How To Build A Shed Addition

How To Build A Shed Addition

Space. The final frontier. No wait… that’s Star Trek… Space… it’s something I need a lot more of because I seem to be hoarding lawn equipment in the corners of my yard. Perfect. That seems to be more accurate.

Exterior of Shed Before

When I took over the 10×16 detached garage in our backyard and turned it into my Workshop it also meant I displaced ALL of our outdoor equipment. That was over four years ago. It’s time for a change. But buying a little shed is expensive these days and I only needed a little bit of space, so I opted to build a lean-to addition to my current shed/shop. If you missed the first part of this series, I teamed up with my friends from The Home Depot Rental to show you all How To Pour A Small Concrete Slab. That’s the literal and physical foundation of this project, so check it out first before you proceed!

*This Post and Project are sponsored by The Home Depot Rental. Affiliate links to follow.

Oh, you’re back or already an avid reader of Lazy Guy DIY? Excellent. Let’s talk about how we made this lean-to build and bonus points for showing you how we brought the whole structure back to life!

Tools & Equipment

Recommended Rentals

Additional Tools & Material

Watch The Video

Checkout the video above and be sure to subscribe to the Lazy Guy DIY YouTube Channel!

Where To Start

DeWALT Framing Nailer

With the concrete base fully cured it was time to build out the framework. I debated whether to use regular construction grade lumber or go with all pressure treated. In the end I ended up using a combination of both. The material that would be in direct contact with the concrete slab (and have the highest chance of getting wet with crazy storms) would be ground rated 2×4’s.

I Was Framed!

Lean to Framing

I started with the back frame and assembled it next to the jobsite. For attaching the 2×4’s and assembling the framework I rented the DeWALT Cordless 21° Framing Nailer. I’m a huge fan of battery operated nailers these days. Without a hose, you don’t have to worry about being tethered to a compressor, which means more maneuverability. Especially if you’re on a ladder.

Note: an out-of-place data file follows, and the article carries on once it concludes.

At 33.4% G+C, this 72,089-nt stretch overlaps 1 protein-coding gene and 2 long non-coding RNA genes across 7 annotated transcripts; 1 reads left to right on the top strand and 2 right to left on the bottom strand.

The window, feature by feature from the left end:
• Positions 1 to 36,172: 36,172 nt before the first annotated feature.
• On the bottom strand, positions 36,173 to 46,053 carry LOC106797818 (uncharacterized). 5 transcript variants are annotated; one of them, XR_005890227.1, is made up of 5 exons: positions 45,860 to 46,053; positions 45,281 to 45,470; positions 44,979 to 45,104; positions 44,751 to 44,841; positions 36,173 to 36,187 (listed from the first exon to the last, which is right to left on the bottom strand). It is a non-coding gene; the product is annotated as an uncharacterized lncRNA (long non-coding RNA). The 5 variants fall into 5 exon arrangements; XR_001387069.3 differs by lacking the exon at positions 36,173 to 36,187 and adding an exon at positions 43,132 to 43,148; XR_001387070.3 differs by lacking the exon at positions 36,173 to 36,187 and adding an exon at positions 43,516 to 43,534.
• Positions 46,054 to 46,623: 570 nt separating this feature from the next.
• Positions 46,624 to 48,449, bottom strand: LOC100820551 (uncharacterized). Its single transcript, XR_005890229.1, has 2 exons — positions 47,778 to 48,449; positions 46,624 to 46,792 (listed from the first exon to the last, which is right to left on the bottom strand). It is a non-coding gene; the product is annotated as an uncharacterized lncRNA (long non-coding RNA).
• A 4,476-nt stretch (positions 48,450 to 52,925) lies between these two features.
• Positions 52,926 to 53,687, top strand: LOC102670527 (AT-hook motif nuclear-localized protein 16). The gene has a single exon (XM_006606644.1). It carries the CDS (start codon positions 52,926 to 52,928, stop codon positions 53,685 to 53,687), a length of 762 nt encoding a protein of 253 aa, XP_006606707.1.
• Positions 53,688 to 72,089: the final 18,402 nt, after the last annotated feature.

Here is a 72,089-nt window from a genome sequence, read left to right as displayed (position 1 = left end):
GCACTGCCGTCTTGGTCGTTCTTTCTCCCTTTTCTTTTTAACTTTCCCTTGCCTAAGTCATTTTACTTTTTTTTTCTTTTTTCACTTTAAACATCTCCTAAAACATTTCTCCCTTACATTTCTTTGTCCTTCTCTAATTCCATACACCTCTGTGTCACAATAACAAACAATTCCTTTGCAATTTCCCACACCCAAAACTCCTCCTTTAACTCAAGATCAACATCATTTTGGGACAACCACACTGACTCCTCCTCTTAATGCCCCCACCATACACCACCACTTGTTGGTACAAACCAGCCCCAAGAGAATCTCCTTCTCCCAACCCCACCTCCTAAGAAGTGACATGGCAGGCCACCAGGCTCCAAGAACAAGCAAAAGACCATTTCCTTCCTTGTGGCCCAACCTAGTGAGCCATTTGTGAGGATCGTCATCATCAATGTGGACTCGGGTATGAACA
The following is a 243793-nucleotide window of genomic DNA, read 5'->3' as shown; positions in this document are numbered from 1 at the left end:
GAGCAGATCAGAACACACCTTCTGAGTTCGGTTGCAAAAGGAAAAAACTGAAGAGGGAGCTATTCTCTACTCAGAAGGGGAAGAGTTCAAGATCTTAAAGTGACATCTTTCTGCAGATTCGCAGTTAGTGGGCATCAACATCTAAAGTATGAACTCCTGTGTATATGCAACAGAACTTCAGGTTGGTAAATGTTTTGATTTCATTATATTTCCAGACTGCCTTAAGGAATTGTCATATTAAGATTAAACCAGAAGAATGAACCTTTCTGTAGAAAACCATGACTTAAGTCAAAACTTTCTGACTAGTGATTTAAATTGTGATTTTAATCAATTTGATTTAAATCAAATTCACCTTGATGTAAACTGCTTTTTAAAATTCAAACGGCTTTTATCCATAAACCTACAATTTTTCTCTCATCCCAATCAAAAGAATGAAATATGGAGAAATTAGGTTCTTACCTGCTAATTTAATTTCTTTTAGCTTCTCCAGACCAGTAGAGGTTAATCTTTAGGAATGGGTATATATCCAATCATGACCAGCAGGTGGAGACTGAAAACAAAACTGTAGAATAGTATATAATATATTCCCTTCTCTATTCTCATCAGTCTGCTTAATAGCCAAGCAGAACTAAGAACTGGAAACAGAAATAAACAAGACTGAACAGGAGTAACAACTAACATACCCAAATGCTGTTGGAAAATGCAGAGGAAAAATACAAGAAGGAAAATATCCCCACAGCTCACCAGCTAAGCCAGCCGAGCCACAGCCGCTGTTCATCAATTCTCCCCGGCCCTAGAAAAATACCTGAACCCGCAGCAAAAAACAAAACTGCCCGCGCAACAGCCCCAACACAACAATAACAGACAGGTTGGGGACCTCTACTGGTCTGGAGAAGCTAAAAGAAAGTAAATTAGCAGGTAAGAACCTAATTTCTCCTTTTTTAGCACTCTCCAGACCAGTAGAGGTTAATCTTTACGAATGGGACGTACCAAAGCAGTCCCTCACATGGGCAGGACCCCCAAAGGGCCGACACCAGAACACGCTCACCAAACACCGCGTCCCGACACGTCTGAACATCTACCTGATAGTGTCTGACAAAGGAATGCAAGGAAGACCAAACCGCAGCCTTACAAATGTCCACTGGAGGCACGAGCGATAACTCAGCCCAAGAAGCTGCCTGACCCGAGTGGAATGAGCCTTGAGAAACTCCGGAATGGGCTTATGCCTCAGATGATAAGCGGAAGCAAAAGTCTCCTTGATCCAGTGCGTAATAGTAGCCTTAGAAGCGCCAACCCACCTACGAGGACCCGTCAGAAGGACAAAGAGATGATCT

Masonry Anchor Bolt

With the frame assembled and in place, I used a hammer drill and pre-drilled a 3/8″ hole through the frame and into the concrete below. I then inserted 3/8″ anchor sleeves and cranked it tight to expand the sleeve and secure the framework to my slab.

Lean To Frame Assembly

I repeated this process for all four sides of the frame and attached each section to the other with the 21° framing nailer. A pair of speed clamps really comes in handy when short on helpers and you need to tack the studs in place.

Roof Top

For the roof I could have gone traditional assembly with plywood and shingles, but the main roof on the structure is galvanized steel. So I opted to match that as best as I could with 5V Crimp Galvanized Steel Roofing Panels. The big advantage here is metal roofing allows for a less steep grade and I had limited head room to work with.

Lean To Roof Assembly

With a simple structure assembled, I attached the Steel Roofing Panels directly to the frame using Hex Head Washer Roofing Screws. Under the panel I placed Foam Inside Closure Strips which use adhesive to attach directly to the frame.

Lean To Roof Attachment